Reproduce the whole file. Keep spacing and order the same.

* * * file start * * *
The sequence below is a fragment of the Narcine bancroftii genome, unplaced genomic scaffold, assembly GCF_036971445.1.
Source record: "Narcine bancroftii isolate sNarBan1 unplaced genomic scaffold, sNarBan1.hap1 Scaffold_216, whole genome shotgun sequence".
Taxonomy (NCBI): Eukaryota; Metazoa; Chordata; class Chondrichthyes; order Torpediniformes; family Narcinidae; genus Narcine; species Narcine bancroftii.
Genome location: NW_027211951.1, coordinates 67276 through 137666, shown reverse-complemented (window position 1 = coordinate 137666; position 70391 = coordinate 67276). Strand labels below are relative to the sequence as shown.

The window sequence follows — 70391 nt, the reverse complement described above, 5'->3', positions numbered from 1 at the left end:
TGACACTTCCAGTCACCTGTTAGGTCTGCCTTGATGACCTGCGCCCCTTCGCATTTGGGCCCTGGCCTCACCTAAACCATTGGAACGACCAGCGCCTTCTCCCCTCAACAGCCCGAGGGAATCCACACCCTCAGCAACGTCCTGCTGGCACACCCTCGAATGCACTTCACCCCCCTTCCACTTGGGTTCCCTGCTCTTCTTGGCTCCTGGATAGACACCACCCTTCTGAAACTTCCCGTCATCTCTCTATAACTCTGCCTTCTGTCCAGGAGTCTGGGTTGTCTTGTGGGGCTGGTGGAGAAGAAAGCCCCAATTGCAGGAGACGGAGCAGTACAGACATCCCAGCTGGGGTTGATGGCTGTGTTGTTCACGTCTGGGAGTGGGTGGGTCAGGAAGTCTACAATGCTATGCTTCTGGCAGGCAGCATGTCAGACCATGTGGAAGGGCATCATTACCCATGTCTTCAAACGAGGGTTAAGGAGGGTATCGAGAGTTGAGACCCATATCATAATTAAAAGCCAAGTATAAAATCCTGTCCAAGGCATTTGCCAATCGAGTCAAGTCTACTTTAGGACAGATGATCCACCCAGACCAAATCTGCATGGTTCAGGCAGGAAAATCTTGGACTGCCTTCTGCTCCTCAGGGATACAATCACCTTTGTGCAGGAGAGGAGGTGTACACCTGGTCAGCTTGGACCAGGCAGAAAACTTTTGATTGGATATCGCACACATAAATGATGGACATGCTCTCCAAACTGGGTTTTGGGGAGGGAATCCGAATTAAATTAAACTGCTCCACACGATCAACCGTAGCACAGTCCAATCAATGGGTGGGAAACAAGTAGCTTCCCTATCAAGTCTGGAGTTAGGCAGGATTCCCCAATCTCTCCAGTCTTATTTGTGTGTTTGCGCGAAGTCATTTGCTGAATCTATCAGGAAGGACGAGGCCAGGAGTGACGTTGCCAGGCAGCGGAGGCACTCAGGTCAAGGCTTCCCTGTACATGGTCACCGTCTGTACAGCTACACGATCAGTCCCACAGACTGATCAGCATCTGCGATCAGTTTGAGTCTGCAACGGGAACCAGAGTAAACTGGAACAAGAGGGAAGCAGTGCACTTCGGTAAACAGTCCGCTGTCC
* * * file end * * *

The sequence below is a fragment of the Narcine bancroftii genome, unplaced genomic scaffold, assembly GCF_036971445.1.
Source record: "Narcine bancroftii isolate sNarBan1 unplaced genomic scaffold, sNarBan1.hap1 Scaffold_216, whole genome shotgun sequence".
Taxonomy (NCBI): Eukaryota; Metazoa; Chordata; class Chondrichthyes; order Torpediniformes; family Narcinidae; genus Narcine; species Narcine bancroftii.
Genome location: NW_027211951.1, coordinates 67276 through 137666, shown reverse-complemented (window position 1 = coordinate 137666; position 70391 = coordinate 67276). Strand labels below are relative to the sequence as shown.

The window sequence follows — 70391 nt, the reverse complement described above, 5'->3', positions numbered from 1 at the left end:
TGACACTTCCAGTCACCTGTTAGGTCTGCCTTGATGACCTGCGCCCCTTCGCATTTGGGCCCTGGCCTCACCTAAACCATTGGAACGACCAGCGCCTTCTCCCCTCAACAGCCCGAGGGAATCCACACCCTCAGCAACGTCCTGCTGGCACACCCTCGAATGCACTTCACCCCCCTTCCACTTGGGTTCCCTGCTCTTCTTGGCTCCTGGATAGACACCACCCTTCTGAAACTTCCCGTCATCTCTCTATAACTCTGCCTTCTGTCCAGGAGTCTGGGTTGTCTTGTGGGGCTGGTGGAGAAGAAAGCCCCAATTGCAGGAGACGGAGCAGTACAGACATCCCAGCTGGGGTTGATGGCTGTGTTGTTCACGTCTGGGAGTGGGTGGGTCAGGAAGTCTACAATGCTATGCTTCTGGCAGGCAGCATGTCAGACCATGTGGAAGGGCATCATTACCCATGTCTTCAAACGAGGGTTAAGGAGGGTATCGAGAGTTGAGACCCATATCATAATTAAAAGCCAAGTATAAAATCCTGTCCAAGGCATTTGCCAATCGAGTCAAGTCTACTTTAGGACAGATGATCCACCCAGACCAAATCTGCATGGTTCAGGCAGGAAAATCTTGGACTGCCTTCTGCTCCTCAGGGATACAATCACCTTTGTGCAGGAGAGGAGGTGTACACCTGGTCAGCTTGGACCAGGCAGAAAACTTTTGATTGGATATCGCACACATAAATGATGGACATGCTCTCCAAACTGGGTTTTGGGGAGGGAATCCGAATTAAATTAAACTGCTCCACACGATCAACCGTAGCACAGTCCAATCAATGGGTGGGAAACAAGTAGCTTCCCTATCAAGTCTGGAGTTAGGCAGGATTCCCCAATCTCTCCAGTCTTATTTGTGTGTTTGCGCGAAGTCATTTGCTGAATCTATCAGGAAGGACGAGGCCAGGAGTGACGTTGCCAGGCAGCGGAGGCACTCAGGTCAAGGCTTCCCTGTACATGGTCACCGTCTGTACAGCTACACGATCAGTCCCACAGACTGATCAGCATCTGCGATCAGTTTGAGTCTGCAACGGGAACCAGAGTAAACTGGAACAAGAGGGAAGCAGTGCACTTCGGTAAACAGTCCGCTGTCC